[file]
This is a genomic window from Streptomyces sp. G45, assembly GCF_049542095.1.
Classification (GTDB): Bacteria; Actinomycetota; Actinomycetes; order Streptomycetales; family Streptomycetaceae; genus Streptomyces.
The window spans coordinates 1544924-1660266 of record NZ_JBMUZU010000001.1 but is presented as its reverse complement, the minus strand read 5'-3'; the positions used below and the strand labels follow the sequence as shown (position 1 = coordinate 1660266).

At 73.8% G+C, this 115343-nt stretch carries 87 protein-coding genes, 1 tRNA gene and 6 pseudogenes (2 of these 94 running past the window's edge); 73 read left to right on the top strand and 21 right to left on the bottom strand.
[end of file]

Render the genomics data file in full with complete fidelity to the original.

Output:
This is a genomic window from Streptomyces sp. G45, assembly GCF_049542095.1.
Classification (GTDB): Bacteria; Actinomycetota; Actinomycetes; order Streptomycetales; family Streptomycetaceae; genus Streptomyces.
The window spans coordinates 1544924-1660266 of record NZ_JBMUZU010000001.1 but is presented as its reverse complement, the minus strand read 5'-3'; the positions used below and the strand labels follow the sequence as shown (position 1 = coordinate 1660266).

At 73.8% G+C, this 115343-nt stretch carries 87 protein-coding genes, 1 tRNA gene and 6 pseudogenes (2 of these 94 running past the window's edge); 73 read left to right on the top strand and 21 right to left on the bottom strand.